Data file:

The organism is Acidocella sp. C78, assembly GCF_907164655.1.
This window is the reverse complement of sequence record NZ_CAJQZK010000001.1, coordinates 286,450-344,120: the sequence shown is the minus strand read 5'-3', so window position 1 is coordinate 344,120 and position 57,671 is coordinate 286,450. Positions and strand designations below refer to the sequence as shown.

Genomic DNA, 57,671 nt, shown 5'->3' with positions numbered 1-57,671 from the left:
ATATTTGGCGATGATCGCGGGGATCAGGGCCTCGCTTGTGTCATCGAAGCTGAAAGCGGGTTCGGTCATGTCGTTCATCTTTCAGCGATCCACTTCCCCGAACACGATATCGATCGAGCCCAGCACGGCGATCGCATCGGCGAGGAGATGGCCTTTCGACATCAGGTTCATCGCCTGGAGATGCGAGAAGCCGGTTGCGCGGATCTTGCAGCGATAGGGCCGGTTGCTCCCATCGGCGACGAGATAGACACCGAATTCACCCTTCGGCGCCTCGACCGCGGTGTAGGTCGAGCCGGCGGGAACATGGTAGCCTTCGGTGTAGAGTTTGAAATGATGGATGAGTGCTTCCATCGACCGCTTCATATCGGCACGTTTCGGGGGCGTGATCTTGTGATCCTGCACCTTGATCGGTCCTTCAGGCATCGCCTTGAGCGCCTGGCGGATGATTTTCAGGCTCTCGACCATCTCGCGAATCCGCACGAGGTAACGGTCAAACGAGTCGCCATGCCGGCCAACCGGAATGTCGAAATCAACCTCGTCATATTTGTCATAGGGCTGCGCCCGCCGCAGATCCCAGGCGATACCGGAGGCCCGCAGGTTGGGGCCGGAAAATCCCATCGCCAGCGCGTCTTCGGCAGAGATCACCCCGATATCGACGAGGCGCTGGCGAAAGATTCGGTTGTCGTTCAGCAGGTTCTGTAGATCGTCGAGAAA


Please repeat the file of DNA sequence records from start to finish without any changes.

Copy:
The organism is Acidocella sp. C78, assembly GCF_907164655.1.
This window is the reverse complement of sequence record NZ_CAJQZK010000001.1, coordinates 286,450-344,120: the sequence shown is the minus strand read 5'-3', so window position 1 is coordinate 344,120 and position 57,671 is coordinate 286,450. Positions and strand designations below refer to the sequence as shown.

Genomic DNA, 57,671 nt, shown 5'->3' with positions numbered 1-57,671 from the left:
ATATTTGGCGATGATCGCGGGGATCAGGGCCTCGCTTGTGTCATCGAAGCTGAAAGCGGGTTCGGTCATGTCGTTCATCTTTCAGCGATCCACTTCCCCGAACACGATATCGATCGAGCCCAGCACGGCGATCGCATCGGCGAGGAGATGGCCTTTCGACATCAGGTTCATCGCCTGGAGATGCGAGAAGCCGGTTGCGCGGATCTTGCAGCGATAGGGCCGGTTGCTCCCATCGGCGACGAGATAGACACCGAATTCACCCTTCGGCGCCTCGACCGCGGTGTAGGTCGAGCCGGCGGGAACATGGTAGCCTTCGGTGTAGAGTTTGAAATGATGGATGAGTGCTTCCATCGACCGCTTCATATCGGCACGTTTCGGGGGCGTGATCTTGTGATCCTGCACCTTGATCGGTCCTTCAGGCATCGCCTTGAGCGCCTGGCGGATGATTTTCAGGCTCTCGACCATCTCGCGAATCCGCACGAGGTAACGGTCAAACGAGTCGCCATGCCGGCCAACCGGAATGTCGAAATCAACCTCGTCATATTTGTCATAGGGCTGCGCCCGCCGCAGATCCCAGGCGATACCGGAGGCCCGCAGGTTGGGGCCGGAAAATCCCATCGCCAGCGCGTCTTCGGCAGAGATCACCCCGATATCGACGAGGCGCTGGCGAAAGATTCGGTTGTCGTTCAGCAGGTTCTGTAGATCGTCGAGAAA